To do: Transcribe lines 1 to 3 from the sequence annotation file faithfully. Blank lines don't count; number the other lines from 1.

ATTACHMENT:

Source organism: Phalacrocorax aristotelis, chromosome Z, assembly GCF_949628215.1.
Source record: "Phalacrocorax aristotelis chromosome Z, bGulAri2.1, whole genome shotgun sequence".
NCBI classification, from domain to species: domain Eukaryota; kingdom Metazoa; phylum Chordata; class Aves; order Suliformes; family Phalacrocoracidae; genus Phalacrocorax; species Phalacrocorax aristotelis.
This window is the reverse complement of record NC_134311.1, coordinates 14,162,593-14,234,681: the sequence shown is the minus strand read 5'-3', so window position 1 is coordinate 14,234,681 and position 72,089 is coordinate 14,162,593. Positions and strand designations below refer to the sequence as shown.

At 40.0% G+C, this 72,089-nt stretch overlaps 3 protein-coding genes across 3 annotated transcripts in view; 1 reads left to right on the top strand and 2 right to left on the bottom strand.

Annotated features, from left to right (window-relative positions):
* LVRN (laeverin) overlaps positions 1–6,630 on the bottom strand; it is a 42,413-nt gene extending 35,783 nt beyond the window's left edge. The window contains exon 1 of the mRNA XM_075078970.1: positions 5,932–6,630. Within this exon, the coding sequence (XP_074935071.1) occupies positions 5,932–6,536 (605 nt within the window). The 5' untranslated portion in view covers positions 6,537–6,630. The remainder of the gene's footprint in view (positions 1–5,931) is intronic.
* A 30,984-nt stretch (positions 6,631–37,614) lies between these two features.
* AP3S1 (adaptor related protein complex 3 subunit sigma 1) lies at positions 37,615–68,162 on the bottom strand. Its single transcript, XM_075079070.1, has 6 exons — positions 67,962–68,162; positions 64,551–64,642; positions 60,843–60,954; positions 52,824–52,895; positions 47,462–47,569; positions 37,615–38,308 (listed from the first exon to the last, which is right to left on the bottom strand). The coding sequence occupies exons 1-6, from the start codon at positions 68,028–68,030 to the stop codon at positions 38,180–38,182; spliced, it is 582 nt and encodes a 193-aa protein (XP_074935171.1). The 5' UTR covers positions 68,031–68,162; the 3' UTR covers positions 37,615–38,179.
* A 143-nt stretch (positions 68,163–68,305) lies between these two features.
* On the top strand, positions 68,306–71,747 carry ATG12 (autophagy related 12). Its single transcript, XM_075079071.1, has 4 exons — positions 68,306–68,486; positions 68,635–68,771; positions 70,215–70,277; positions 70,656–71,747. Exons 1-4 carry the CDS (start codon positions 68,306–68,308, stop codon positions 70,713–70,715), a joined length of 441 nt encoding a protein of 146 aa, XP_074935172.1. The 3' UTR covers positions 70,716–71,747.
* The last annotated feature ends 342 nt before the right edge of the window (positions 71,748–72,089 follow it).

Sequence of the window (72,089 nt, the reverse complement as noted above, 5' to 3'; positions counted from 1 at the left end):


Source organism: Phalacrocorax aristotelis, chromosome Z, assembly GCF_949628215.1.
Source record: "Phalacrocorax aristotelis chromosome Z, bGulAri2.1, whole genome shotgun sequence".
NCBI classification, from domain to species: domain Eukaryota; kingdom Metazoa; phylum Chordata; class Aves; order Suliformes; family Phalacrocoracidae; genus Phalacrocorax; species Phalacrocorax aristotelis.